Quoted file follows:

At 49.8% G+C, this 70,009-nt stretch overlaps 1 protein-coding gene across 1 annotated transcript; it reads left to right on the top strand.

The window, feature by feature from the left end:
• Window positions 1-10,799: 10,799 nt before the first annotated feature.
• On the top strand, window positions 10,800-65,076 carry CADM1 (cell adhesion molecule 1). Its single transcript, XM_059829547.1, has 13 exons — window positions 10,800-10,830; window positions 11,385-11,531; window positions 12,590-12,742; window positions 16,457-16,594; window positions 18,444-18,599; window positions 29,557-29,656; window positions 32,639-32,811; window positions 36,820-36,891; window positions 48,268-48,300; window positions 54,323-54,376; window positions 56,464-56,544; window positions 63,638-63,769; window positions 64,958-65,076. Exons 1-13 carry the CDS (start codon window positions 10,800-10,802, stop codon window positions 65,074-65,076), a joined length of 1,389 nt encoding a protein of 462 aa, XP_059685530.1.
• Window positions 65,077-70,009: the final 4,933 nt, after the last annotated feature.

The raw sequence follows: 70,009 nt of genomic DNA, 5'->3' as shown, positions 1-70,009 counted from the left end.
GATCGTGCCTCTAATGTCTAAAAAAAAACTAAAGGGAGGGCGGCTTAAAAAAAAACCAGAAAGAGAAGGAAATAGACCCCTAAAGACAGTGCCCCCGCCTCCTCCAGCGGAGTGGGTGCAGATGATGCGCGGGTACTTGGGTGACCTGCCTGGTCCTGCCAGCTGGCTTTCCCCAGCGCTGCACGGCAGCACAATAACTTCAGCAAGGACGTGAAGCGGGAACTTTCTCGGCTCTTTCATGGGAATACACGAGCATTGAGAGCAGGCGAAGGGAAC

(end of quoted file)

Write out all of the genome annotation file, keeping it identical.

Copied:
At 49.8% G+C, this 70,009-nt stretch overlaps 1 protein-coding gene across 1 annotated transcript; it reads left to right on the top strand.

The window, feature by feature from the left end:
• Window positions 1-10,799: 10,799 nt before the first annotated feature.
• On the top strand, window positions 10,800-65,076 carry CADM1 (cell adhesion molecule 1). Its single transcript, XM_059829547.1, has 13 exons — window positions 10,800-10,830; window positions 11,385-11,531; window positions 12,590-12,742; window positions 16,457-16,594; window positions 18,444-18,599; window positions 29,557-29,656; window positions 32,639-32,811; window positions 36,820-36,891; window positions 48,268-48,300; window positions 54,323-54,376; window positions 56,464-56,544; window positions 63,638-63,769; window positions 64,958-65,076. Exons 1-13 carry the CDS (start codon window positions 10,800-10,802, stop codon window positions 65,074-65,076), a joined length of 1,389 nt encoding a protein of 462 aa, XP_059685530.1.
• Window positions 65,077-70,009: the final 4,933 nt, after the last annotated feature.

The raw sequence follows: 70,009 nt of genomic DNA, 5'->3' as shown, positions 1-70,009 counted from the left end.
GATCGTGCCTCTAATGTCTAAAAAAAAACTAAAGGGAGGGCGGCTTAAAAAAAAACCAGAAAGAGAAGGAAATAGACCCCTAAAGACAGTGCCCCCGCCTCCTCCAGCGGAGTGGGTGCAGATGATGCGCGGGTACTTGGGTGACCTGCCTGGTCCTGCCAGCTGGCTTTCCCCAGCGCTGCACGGCAGCACAATAACTTCAGCAAGGACGTGAAGCGGGAACTTTCTCGGCTCTTTCATGGGAATACACGAGCATTGAGAGCAGGCGAAGGGAAC